Trust underpins collaboration
Trust is defined (in the Oxford living dictionary) as “firm belief in the reliability, truth, or ability of someone or something”.
This definition neatly highlights three of the four elements of trust, but leaves one out. In no particular order, the first is someone is honest and truthful, that is, they won’t lie, hide things away or operate from a hidden agenda. In other words, they are open and transparent– they are believable.
Second, they can be relied upon to keep their word. When they agree to do something, they will do it.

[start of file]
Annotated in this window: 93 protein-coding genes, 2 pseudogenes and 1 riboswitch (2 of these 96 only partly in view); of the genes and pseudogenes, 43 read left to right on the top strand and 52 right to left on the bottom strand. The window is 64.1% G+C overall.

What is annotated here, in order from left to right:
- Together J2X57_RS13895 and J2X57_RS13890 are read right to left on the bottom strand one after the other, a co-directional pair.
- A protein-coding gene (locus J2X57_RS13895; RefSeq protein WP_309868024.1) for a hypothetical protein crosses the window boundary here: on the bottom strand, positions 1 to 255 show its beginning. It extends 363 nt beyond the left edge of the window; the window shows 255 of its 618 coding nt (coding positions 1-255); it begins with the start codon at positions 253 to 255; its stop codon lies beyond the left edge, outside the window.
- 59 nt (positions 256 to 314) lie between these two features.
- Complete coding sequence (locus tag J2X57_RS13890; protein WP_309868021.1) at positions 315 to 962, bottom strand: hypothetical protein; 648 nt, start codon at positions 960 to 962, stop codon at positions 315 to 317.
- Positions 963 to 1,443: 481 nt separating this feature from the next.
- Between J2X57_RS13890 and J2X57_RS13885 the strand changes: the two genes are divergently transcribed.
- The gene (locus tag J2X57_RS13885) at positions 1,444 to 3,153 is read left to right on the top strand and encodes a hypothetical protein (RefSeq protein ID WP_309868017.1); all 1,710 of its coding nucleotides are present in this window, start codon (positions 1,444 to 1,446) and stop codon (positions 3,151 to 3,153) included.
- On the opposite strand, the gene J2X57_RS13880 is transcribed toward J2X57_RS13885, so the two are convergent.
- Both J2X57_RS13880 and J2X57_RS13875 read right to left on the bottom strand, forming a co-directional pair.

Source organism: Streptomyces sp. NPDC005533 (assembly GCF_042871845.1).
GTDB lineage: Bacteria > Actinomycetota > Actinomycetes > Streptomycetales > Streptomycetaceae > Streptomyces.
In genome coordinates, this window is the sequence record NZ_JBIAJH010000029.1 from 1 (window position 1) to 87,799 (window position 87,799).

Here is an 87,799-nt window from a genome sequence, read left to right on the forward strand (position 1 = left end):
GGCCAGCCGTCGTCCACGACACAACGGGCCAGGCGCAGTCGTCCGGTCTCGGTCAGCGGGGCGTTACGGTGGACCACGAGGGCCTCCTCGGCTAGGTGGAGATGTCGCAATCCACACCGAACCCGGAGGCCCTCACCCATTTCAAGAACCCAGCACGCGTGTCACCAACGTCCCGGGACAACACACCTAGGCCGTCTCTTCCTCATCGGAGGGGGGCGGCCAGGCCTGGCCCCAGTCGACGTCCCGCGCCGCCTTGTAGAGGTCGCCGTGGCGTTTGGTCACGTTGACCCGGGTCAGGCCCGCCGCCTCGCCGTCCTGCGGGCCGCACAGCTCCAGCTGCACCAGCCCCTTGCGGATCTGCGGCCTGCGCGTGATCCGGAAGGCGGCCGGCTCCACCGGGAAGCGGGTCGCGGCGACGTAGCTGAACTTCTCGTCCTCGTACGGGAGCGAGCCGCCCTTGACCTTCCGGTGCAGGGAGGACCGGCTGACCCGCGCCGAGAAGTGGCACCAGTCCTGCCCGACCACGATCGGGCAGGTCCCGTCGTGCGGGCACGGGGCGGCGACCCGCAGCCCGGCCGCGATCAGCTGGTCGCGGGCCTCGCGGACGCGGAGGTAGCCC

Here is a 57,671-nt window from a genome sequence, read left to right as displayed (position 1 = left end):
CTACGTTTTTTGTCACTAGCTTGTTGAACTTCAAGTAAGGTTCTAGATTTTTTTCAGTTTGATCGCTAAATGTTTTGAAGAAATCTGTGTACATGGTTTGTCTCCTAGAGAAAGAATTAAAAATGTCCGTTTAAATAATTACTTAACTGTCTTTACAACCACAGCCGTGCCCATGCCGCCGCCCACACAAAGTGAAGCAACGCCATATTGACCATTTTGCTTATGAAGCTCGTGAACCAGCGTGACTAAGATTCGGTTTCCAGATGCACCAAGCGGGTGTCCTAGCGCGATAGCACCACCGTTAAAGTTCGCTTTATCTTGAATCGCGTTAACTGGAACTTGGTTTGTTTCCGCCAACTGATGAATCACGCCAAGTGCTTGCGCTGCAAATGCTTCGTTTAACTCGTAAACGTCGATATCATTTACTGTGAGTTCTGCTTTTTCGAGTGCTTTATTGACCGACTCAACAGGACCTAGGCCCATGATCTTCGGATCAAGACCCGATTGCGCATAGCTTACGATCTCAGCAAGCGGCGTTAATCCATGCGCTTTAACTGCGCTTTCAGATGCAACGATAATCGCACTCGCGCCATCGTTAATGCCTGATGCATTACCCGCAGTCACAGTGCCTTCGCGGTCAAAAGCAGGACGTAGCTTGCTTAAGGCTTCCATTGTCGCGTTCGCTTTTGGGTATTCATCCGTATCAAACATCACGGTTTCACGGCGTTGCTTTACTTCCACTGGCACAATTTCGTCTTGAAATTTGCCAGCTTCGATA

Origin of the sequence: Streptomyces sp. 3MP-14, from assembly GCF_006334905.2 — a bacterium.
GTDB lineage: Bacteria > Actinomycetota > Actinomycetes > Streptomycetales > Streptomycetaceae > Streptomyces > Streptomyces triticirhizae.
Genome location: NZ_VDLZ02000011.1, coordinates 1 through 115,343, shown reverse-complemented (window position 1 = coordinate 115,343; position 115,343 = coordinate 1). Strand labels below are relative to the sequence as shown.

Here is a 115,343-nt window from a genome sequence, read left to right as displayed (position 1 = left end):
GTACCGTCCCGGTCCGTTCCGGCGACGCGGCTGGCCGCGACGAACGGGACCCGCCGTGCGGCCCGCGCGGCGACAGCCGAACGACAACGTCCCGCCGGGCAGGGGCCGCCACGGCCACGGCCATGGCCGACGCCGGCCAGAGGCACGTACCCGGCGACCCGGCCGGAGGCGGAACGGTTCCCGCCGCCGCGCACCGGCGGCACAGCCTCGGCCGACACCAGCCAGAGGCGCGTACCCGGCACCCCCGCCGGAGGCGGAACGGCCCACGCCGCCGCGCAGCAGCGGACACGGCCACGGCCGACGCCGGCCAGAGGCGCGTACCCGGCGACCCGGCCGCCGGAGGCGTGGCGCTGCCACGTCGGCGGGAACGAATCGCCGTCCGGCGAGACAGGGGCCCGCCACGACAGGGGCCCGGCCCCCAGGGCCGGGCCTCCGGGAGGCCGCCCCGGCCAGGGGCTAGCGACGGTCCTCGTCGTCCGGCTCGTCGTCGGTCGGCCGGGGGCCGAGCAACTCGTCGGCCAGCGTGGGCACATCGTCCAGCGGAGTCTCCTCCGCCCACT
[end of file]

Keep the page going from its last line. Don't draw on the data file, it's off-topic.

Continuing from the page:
Third, they have the ability to do what they say they will do, so they will not only do something but do it to the required standard.
The missing one from the definition is they demonstrate care and concern for other people.
How do we develop trust in someone? One key element is conversation. We get to know someone through speaking with them and developing, both consciously and unconsciously, a sense that this person is believable and they care for others, not just themselves.
The second key element is track record. We see how well someone does what they say they will do and that the quality of what they do is to the right level.
Both of these routes to developing trust take time.
We can shorten this time immeasurably when, if something goes wrong, the other person acts in a timely manner and in our best interest, to correct it. They are demonstrating all four elements in one go.
Responding to something going wrong in the right way is a powerful means for building trust.